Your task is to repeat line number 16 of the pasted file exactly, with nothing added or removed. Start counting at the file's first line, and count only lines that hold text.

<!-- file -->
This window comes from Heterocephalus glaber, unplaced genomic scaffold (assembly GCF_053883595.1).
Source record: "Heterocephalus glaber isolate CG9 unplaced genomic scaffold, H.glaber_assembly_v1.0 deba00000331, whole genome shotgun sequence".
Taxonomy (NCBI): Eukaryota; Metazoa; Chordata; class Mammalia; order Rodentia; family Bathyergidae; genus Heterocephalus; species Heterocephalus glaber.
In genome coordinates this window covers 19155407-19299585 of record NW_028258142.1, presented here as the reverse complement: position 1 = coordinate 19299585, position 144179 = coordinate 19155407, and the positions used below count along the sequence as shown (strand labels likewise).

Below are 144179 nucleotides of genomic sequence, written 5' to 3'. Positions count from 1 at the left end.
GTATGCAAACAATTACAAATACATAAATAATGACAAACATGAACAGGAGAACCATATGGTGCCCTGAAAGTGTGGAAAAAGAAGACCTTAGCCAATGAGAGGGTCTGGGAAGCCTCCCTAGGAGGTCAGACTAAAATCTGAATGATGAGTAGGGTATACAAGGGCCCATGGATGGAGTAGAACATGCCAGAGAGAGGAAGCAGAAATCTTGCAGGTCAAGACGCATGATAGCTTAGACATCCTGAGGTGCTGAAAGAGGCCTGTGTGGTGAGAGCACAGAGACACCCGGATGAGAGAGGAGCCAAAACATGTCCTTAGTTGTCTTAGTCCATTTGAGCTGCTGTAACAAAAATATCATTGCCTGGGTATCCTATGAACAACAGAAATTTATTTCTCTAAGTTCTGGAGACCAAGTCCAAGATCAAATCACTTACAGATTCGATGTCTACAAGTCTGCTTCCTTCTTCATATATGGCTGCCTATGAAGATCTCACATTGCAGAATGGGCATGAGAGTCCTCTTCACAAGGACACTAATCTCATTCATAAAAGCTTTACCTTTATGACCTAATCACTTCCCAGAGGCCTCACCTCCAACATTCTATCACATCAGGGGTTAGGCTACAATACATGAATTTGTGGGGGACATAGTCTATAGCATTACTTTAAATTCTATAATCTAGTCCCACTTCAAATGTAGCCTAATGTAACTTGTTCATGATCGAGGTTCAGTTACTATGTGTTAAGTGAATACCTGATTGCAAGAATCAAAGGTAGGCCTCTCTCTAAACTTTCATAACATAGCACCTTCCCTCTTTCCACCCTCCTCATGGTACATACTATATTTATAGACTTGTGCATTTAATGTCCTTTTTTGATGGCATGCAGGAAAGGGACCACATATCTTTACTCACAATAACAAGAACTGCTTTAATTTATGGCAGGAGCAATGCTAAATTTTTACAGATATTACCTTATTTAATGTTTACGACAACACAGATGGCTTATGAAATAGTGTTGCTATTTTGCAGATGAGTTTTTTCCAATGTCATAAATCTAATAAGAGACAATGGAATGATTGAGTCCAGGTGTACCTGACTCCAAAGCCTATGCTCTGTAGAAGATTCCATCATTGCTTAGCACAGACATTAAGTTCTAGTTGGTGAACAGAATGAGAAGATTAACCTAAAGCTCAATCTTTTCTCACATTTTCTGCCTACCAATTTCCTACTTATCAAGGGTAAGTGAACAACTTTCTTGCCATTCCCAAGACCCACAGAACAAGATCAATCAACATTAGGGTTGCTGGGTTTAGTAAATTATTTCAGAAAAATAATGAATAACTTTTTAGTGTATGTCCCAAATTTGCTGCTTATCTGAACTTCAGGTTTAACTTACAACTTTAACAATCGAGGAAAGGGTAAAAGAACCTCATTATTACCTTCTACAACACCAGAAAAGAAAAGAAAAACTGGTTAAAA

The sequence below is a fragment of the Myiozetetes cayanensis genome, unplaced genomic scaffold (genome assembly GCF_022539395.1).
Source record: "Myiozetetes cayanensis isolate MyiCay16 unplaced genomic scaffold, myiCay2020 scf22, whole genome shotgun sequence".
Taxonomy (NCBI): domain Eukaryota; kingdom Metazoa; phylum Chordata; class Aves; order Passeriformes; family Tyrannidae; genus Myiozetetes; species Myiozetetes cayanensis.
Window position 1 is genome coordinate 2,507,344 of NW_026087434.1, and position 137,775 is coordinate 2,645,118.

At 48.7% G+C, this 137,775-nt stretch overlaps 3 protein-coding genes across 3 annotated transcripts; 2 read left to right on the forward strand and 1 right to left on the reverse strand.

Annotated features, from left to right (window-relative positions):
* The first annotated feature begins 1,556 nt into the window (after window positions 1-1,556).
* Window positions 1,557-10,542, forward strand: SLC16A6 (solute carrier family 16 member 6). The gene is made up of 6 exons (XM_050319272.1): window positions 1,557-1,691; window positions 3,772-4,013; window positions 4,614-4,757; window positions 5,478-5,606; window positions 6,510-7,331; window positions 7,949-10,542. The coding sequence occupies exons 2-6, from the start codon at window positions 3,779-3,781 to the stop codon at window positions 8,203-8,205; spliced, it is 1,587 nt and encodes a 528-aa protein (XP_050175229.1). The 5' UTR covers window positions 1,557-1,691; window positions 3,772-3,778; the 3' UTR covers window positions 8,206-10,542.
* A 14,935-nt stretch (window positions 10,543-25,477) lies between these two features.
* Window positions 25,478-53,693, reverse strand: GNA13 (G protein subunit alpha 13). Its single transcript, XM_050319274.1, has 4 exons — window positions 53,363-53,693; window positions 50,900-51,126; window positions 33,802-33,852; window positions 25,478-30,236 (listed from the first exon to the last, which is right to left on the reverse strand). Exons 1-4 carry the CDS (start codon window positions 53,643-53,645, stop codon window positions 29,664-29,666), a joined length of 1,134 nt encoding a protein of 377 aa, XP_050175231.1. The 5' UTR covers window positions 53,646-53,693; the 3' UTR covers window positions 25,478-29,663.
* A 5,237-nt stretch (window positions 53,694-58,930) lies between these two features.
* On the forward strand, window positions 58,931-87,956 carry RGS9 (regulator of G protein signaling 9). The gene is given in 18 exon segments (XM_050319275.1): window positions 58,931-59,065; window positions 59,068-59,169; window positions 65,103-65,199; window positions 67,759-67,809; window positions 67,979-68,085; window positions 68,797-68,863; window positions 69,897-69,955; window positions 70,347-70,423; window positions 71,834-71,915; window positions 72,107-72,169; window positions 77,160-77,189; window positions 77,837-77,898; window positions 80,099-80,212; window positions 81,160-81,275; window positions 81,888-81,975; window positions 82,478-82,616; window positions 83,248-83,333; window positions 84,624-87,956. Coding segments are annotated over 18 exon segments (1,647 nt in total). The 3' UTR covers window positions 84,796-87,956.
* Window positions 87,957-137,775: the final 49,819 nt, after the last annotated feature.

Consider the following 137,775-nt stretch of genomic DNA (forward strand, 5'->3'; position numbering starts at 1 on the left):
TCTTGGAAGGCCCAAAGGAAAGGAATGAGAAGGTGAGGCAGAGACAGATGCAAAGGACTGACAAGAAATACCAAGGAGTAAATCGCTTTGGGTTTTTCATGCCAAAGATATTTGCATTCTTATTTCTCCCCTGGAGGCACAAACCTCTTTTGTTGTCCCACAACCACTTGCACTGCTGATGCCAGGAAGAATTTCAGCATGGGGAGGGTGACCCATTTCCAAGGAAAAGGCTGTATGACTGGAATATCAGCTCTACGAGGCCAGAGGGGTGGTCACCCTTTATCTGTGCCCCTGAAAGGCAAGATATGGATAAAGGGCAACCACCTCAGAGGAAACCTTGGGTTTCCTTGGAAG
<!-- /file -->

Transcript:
* Window positions 25,478-53,693, reverse strand: GNA13 (G protein subunit alpha 13). Its single transcript, XM_050319274.1, has 4 exons — window positions 53,363-53,693; window positions 50,900-51,126; window positions 33,802-33,852; window positions 25,478-30,236 (listed from the first exon to the last, which is right to left on the reverse strand). Exons 1-4 carry the CDS (start codon window positions 53,643-53,645, stop codon window positions 29,664-29,666), a joined length of 1,134 nt encoding a protein of 377 aa, XP_050175231.1. The 5' UTR covers window positions 53,646-53,693; the 3' UTR covers window positions 25,478-29,663.